Your refrigerator/freezer combo is the biggest energy consumer among all of your appliances – seriously. It gobbles down around $100 in energy each year. Even worse, it’s often home to lots of wasted food – leftovers forgotten and allowed to spoil and so on.
To put it simply, your refrigerator and freezer are money sinks. They’re expensive in the first place, gobble down energy like there’s no tomorrow, and sometimes ruin the food that’s inside. What’s a thrifty person to do?
Here are a few simple techniques to overcome and reduce these costs with surprisingly little effort.
Clean the coils regularly.
The coils on the bottom and the back of your refrigerator tend to gather dust over time. As that dust builds up, your refrigerator doesn’t run as well as it used to. The condenser kicks on more often, it has to work harder, it eats up more energy (costing you), and it wears out quicker (costing you).
So, do a little bit of maintenance once a year or so. Pull out your refrigerator and dust the coils in the back and underneath the device. Use a low-power vacuum to make sure there’s no excess dust floating around in the place where the refrigerator normally sits. Doing this little thing will cause your refrigerator’s condenser to work more efficiently – it won’t kick on as often (trimming your energy bill) and it won’t wear out as quickly (saving on your repair and replacement costs).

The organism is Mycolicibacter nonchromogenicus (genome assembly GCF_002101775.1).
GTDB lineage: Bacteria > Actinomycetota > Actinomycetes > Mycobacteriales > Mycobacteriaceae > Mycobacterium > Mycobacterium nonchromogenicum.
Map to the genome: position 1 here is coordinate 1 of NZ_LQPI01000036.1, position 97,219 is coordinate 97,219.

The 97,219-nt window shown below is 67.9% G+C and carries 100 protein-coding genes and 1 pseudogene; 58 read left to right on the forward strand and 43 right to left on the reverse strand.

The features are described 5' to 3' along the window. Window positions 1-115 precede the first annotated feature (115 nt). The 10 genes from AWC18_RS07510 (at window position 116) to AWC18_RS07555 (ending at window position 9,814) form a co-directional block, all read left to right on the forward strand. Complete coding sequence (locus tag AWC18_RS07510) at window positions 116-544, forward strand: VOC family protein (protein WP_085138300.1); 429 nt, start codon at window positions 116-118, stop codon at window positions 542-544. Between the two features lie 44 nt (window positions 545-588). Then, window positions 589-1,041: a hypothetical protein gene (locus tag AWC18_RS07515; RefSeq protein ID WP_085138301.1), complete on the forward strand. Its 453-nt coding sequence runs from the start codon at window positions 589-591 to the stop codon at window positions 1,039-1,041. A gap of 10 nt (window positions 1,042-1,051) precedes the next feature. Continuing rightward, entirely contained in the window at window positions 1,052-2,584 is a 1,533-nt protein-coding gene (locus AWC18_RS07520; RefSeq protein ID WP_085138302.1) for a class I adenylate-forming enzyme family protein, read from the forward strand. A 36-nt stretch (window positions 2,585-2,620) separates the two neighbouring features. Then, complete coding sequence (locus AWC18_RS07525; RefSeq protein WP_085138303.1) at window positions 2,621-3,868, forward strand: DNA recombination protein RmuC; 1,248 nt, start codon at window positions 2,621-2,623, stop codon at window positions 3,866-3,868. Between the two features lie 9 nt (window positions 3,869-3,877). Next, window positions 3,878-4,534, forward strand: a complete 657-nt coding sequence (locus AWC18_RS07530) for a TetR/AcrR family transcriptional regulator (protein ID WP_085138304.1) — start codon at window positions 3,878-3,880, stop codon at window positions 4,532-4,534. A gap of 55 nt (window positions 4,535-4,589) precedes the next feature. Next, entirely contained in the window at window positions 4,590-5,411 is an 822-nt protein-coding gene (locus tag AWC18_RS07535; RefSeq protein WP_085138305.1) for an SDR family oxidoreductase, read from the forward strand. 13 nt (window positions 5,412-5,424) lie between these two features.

Fill your empty milk or juice jugs with water, then stick ‘em in the freezer.
A freezer, whether it’s a deep freezer or a freezer housed in the same appliance as a refrigerator, functions best when it’s really full, as the cold items help keep other items cold and maintain the low temperature.
But how can you keep it full without stocking it with a bunch of food that you may or may not eat? If you’re not into filling your freezer with food, fill it with water.
It’s simple. Take an empty milk jug (or juice jug), rinse it out, then fill it about 75% full with tap water. Stick that jug in the freezer and just leave it there. It’ll freeze, then it will help keep the temperature of your freezer low over the long haul, causing your freezer to kick on a bit less often to keep your items cool.
Even better, you can directly use these jugs when you need a lot of ice. You can either stick the jug entirely in a cooler or smash it open and use the broken ice pieces to your desire. Works like a charm – we do it all the time!
Start a miscellaneous vegetables box.
We cook a side dish of vegetables with almost every meal we make, and we often have just a few spoonfuls of leftovers. Often, these wind up in the compost bin, but that’s not particularly efficient – I’d rather throw actual waste in the compost bin, not food.
Our solution is a clever one. We just stuck a small resealable container in the freezer. Whenever we have any sort of leftover vegetables, we just spoon those veggies into that container. When the container is full, we boil up some water, add some spices, toss in some diced chicken breasts (and some stock if we’ve got it), then add the vegetables and let it all boil together.
Boom – really inexpensive (and delicious) chicken soup that’s different every time you make it. You can thicken the water/broth with a bit of corn starch to make it more like a stew if you want.